Toyota recalls 940 Prius hybrid cars in Canada for possible steering problems
TORONTO -- Toyota Canada says it's recalling about 940 first-generation Prius hybrid cars across the country for faulty steering caused by a nut that may come loose.
The automaker says the recall affects Prius vehicles from the 2001 through 2003 model years.
The move is part of a global recall of 106,000 Prius hybrids.
The single minor accident suspected of being related to the problem was reported in the United States, according to Toyota Motor Corp.
The latest recall from Toyota, which has taken hit to its reputation from massive recalls worldwide, affects 48,000 Prius vehicles in Japan, starting with the first Prius models that went on sale in 1997, and those manufactured through 2003.
It also affects 58,000 vehicles sold abroad, including 52,000 Prius cars sold from 2001 through 2003 in the U.S., some 1,200 in Great Britain, and 800 in Germany, company spokesman Paul Nolasco said.
Toyota says loose nuts in the electric-power steering can cause the vehicle, if operated over a long time, to steer with too much force.
The problem can be fixed by putting in better nuts and will take about four hours, it said.
In Japan, Toyota also recalled 21,600 iQ small-cars for braking problems, caused by a valve that became faulty during manufacturing, possibly causing braking power to decline.
Twenty-one complaints were received that may be caused by the problem, but there were no accidents, the automaker said.
In the U.S. and Canada, Toyota recalled 34 Venza and 16 Sienna 2011 model vehicles to replace an insufficiently treated driveshaft. The driveshaft could break, causing the vehicle to stall, according to Toyota.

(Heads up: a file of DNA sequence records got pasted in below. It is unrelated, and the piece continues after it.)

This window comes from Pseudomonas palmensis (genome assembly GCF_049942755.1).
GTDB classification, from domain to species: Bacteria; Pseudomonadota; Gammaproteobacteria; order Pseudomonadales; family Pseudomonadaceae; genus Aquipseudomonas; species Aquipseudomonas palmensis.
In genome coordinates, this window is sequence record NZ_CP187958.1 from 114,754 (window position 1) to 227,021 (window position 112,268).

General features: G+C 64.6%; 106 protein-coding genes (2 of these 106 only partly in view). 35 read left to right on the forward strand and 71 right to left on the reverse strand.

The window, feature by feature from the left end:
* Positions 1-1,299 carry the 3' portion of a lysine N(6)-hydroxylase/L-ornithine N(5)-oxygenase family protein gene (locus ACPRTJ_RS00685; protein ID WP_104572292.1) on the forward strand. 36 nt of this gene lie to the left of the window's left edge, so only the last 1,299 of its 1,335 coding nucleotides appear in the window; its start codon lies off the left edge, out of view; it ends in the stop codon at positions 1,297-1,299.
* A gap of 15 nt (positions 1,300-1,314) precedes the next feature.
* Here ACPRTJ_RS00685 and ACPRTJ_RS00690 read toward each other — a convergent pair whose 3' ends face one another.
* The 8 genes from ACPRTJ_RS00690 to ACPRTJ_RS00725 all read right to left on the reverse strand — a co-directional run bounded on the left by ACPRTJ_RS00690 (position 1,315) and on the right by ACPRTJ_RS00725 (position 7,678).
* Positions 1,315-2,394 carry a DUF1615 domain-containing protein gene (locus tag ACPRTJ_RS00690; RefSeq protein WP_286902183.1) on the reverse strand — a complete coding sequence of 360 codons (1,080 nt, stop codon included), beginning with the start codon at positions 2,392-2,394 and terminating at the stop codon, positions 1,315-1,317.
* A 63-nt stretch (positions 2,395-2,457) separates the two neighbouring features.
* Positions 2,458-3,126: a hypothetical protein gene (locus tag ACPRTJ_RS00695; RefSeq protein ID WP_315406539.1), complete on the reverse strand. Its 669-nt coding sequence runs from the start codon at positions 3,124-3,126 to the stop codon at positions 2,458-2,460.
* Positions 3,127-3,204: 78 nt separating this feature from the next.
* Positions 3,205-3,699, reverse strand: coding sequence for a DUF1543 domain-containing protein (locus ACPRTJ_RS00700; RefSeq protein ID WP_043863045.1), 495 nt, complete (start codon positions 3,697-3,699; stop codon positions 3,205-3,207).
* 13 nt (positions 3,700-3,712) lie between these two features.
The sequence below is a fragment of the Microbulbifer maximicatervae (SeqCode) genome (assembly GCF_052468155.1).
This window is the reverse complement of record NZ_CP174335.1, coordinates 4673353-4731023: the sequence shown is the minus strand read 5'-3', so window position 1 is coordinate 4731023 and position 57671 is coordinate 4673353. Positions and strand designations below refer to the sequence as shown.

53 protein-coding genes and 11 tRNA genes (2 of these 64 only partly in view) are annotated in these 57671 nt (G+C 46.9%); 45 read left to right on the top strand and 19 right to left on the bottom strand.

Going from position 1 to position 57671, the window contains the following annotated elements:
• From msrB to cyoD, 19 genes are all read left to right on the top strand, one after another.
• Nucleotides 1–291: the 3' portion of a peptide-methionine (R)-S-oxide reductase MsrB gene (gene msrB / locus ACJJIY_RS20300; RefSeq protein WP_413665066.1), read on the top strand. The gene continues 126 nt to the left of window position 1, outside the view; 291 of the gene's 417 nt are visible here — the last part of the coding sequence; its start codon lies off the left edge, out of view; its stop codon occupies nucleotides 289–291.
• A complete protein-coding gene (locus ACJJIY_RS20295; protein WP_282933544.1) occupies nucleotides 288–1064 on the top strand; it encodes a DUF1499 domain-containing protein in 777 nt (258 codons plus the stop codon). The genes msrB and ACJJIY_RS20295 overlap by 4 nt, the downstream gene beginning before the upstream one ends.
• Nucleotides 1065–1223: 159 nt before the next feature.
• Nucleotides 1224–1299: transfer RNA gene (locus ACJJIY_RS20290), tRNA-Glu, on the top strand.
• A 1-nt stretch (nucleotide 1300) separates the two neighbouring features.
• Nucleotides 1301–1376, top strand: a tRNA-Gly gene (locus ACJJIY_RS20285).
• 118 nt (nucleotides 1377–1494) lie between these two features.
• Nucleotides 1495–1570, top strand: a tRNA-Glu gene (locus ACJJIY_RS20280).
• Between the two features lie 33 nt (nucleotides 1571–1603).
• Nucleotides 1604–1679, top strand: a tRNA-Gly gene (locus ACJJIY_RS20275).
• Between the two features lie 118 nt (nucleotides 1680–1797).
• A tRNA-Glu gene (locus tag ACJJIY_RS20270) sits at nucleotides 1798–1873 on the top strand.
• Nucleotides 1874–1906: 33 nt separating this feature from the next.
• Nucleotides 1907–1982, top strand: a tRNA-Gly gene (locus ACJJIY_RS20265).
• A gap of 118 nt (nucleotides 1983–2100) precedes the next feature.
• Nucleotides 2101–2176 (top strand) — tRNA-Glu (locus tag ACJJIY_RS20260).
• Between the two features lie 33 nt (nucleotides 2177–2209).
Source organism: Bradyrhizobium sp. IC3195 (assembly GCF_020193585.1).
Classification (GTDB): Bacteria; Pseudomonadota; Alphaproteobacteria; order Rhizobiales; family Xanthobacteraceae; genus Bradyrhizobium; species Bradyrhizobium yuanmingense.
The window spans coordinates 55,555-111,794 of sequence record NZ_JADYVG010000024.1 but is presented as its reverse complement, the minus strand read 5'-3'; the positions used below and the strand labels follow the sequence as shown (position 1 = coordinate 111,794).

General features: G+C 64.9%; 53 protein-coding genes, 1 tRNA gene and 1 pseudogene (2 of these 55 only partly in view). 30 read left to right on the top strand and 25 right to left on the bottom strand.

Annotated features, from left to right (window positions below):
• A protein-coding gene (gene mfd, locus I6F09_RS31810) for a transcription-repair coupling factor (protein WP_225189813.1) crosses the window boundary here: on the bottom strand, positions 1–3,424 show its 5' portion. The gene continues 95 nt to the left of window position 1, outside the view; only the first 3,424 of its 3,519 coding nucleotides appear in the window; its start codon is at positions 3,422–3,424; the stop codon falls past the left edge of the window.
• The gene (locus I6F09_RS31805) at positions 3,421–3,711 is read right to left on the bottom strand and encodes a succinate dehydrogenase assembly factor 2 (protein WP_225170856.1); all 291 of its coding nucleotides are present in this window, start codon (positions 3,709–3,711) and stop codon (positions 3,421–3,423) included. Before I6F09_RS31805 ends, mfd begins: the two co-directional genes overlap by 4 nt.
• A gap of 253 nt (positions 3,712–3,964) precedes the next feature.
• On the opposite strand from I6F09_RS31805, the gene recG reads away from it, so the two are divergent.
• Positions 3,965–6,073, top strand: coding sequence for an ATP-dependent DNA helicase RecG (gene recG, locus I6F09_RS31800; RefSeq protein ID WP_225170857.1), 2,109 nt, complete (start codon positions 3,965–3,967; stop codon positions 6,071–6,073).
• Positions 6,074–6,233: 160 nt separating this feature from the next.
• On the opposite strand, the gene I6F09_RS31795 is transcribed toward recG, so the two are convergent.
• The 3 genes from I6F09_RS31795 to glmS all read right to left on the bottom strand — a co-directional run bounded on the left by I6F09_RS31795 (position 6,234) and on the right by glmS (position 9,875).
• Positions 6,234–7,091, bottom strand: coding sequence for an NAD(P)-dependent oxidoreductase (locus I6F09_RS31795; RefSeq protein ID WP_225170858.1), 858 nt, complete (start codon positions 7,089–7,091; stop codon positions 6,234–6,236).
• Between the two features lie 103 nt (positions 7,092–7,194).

Over the last two years, Toyota has announced massive recalls ballooning to more than 14 million vehicles.
Its once sterling reputation has come under scrutiny. It faces damage lawsuits and lingering doubts in the U.S. on whether it had been transparent enough about the recall woes.
Toyota has been trying to communicate better with customers and empower regions outside Japan to make safety decisions.
U.S. government testing has indicated the problems of runaway cars weren't caused by electronics or software, but most likely by ill-fitting floor mats or driver error.
Toyota faces a new problem since the March 11 earthquake and tsunami in Japan destroyed key parts suppliers.
The maker of the Lexus luxury car and Camry sedan said Tuesday it expects to be back to 90 per cent of pre-disaster production in Japan in June, faster than initially expected.